CHAPEL HILL - Police released a surveillance photo of a fourth suspect in the June 18 Greenbridge vandalism case but had made no additional arrests as of Friday.
In an interview, Mayor Mark Kleinschmidt said the town needs to prosecute those who damaged the Greenbridge lobby to send a message their behavior will not be tolerated.
The protesters crossed a line when they entered the building, spraying Silly String, damaging the floor and art work and blocking elevators, Kleinschmidt said.
"At the end of the day, they invaded people's homes," the mayor said. "I would imagine in a reasonable person this would invoke a large amount of fear."
No group has claimed responsibility, and the three people arrested on felony and misdemeanor charges have declined to be interviewed.
Infoshop News and other political websites described some of the protesters as anarchists.
A photo on several websites shows protesters holding a red banner that says "Total War on Gentrification" with the letter "A" inside a circle, an anarchist symbol.
Kleinschmidt said anarchists come with the territory in a college town, where people tend to tolerate a wide range of beliefs.
"I think there's an appropriate limit to that tolerance," he said. "We need to prosecute this kind of behavior to send a message this is intolerable."
Chapel Hill police say most of a group of about 20 people inside the downtown high-rise ran out a side door before they could be stopped.
Police reviewed video footage from the lobby last week but so far have released just one suspect photo. (See photo, page 4)
"Many of the individuals had masks or something covering their faces, so it may be difficult," said Lt. Kevin Gunter.
The suspects arrested - Brian Dingledine, 37, of Chapel Hill; Karoline Knable, 26, of Durham; and Kyle Whisenant, 27 of Greensboro - have been charged with felony rioting and misdemeanor property damage.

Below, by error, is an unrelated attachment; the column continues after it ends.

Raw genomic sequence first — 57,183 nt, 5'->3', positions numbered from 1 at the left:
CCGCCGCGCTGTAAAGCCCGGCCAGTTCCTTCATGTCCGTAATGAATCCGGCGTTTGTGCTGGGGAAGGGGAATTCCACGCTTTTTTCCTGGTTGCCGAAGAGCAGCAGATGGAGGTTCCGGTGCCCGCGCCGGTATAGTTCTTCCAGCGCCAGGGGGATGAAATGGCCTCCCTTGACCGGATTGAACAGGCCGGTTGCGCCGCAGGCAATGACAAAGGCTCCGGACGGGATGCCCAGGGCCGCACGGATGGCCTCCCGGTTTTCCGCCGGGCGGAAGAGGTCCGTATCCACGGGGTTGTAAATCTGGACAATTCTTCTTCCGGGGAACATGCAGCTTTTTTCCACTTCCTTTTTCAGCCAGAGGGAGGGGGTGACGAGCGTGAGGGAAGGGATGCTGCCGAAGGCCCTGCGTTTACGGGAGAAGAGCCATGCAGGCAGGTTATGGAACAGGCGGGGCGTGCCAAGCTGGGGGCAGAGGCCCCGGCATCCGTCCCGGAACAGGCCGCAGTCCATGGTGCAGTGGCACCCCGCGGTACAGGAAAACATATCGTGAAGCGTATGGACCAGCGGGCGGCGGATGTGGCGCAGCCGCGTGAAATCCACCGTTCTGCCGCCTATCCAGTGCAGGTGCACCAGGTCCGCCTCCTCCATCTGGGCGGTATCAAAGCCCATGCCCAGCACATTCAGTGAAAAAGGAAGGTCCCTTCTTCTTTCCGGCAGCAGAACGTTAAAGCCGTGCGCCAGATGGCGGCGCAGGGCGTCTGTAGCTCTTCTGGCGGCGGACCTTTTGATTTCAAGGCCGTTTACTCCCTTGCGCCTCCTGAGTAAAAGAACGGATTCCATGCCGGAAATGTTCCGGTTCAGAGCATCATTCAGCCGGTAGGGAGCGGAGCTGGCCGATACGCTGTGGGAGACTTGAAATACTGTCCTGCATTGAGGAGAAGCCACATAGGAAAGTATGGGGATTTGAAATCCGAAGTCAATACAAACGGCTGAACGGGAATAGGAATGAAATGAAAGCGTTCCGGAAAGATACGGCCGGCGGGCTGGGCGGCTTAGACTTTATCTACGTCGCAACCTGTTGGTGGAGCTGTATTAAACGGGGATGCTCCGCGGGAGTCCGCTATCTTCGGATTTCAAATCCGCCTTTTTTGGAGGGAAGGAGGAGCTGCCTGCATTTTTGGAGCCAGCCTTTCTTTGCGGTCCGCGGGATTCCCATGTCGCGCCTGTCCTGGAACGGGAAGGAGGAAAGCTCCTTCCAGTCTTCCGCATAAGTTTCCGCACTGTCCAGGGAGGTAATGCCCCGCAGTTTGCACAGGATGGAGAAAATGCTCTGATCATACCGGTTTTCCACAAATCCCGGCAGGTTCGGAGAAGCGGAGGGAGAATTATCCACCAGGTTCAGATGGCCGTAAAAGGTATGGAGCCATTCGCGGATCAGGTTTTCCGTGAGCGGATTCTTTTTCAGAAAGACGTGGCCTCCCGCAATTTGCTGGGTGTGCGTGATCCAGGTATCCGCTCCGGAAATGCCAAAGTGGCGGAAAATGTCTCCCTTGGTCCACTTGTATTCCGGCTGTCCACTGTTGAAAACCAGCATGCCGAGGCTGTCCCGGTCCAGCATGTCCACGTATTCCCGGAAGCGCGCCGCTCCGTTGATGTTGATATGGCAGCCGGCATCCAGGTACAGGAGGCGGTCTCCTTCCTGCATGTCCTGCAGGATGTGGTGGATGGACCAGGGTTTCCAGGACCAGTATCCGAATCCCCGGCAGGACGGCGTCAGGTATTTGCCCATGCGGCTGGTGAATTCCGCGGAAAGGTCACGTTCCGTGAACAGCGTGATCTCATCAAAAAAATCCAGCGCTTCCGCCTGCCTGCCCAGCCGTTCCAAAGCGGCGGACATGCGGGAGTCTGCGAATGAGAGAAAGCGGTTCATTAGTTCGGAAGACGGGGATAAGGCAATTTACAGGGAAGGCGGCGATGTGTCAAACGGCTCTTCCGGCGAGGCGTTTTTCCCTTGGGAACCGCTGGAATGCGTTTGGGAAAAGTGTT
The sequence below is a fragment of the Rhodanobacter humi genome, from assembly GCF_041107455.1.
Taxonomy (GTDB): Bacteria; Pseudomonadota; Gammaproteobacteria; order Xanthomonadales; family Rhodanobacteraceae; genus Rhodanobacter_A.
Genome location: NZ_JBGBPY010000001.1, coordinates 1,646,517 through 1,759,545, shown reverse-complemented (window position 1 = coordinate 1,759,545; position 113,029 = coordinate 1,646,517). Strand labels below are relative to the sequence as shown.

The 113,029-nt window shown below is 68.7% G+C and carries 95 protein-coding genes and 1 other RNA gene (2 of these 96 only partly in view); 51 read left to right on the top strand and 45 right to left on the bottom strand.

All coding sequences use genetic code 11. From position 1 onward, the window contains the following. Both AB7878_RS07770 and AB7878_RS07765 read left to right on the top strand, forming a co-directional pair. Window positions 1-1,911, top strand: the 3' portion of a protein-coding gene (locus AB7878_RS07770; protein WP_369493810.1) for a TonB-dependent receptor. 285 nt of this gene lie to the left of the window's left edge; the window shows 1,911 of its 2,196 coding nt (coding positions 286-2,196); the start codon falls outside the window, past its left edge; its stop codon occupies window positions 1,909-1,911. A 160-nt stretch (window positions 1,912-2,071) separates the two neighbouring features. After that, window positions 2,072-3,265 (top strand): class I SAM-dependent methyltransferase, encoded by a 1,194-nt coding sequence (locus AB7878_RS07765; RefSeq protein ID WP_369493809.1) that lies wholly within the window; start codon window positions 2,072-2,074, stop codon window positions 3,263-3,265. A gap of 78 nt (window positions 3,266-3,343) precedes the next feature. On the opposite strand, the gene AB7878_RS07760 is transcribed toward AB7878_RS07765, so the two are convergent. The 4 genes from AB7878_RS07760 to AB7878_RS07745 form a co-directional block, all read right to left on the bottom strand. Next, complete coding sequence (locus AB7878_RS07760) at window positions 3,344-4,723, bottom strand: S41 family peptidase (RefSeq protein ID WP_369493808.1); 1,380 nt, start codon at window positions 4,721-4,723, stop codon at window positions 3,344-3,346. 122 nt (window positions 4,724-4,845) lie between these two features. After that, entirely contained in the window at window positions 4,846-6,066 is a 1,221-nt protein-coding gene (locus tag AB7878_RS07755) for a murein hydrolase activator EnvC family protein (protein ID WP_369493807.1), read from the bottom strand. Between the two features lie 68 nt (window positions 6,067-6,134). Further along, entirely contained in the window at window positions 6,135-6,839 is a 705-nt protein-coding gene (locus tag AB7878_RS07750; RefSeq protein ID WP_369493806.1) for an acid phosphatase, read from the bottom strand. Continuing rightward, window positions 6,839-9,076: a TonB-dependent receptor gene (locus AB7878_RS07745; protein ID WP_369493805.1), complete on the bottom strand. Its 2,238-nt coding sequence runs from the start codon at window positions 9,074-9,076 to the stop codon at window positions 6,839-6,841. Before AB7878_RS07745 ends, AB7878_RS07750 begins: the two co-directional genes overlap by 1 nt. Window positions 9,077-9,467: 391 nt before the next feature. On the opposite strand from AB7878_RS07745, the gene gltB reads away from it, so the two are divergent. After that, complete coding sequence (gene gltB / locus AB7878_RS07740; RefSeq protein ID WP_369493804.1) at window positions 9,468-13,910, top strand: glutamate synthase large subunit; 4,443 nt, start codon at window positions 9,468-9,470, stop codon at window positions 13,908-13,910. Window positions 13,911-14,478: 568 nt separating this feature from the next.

Total damage was estimated at $3,400, including $2,000 damage to a tile floor and $1,000 damage to artwork knocked off the wall, according to police reports.
Police Chief Chris Blue said the behavior was unusual for Chapel Hill. Demonstrators have been arrested in recent years - protesting issues as diverse as Army recruiting and tomato pickers' wages - but typically because police said they failed to stay on public sidewalks or heed instructions to disperse.
"I think it was scary behavior, certainly upsetting for the staff who were understandably surprised and shocked when a mob descended on the lobby," Blue said.High-profile project
Greenbridge, a $56 million pair of seven- and 10-story buildings on West Rosemary Street, has received acclaim for its special heat pumps, green roofs and other features that cut its energy consumption to half that of similar-size buildings.
Critics say the project is speeding gentrification in the historically black, working-class Northside neighborhood across the street.
Census data, however, shows Northside has been losing black residents for decades.
The Town Council adopted a temporary building moratorium Tuesday night to try to slow the spread of student rentals there.
"Greenbridge is a convenient scapegoat for what had already occurred in the west end of Chapel Hill decades earlier," Greenbridge partner Tim Toben said Tuesday.
Northside homes were purchased as investment properties and rented to students in the 1970s; by 2001, a study showed the neighborhood was already 71 percent "gentrified," primarily with student rentals, he said.
"The incident that occurred last Saturday was no peaceful protest," Toben said. "I am all for freedom of speech and peaceful protest. They are rights that I also exercise.
"The behavior of the anarchists is unlawful and based on unfounded assumptions."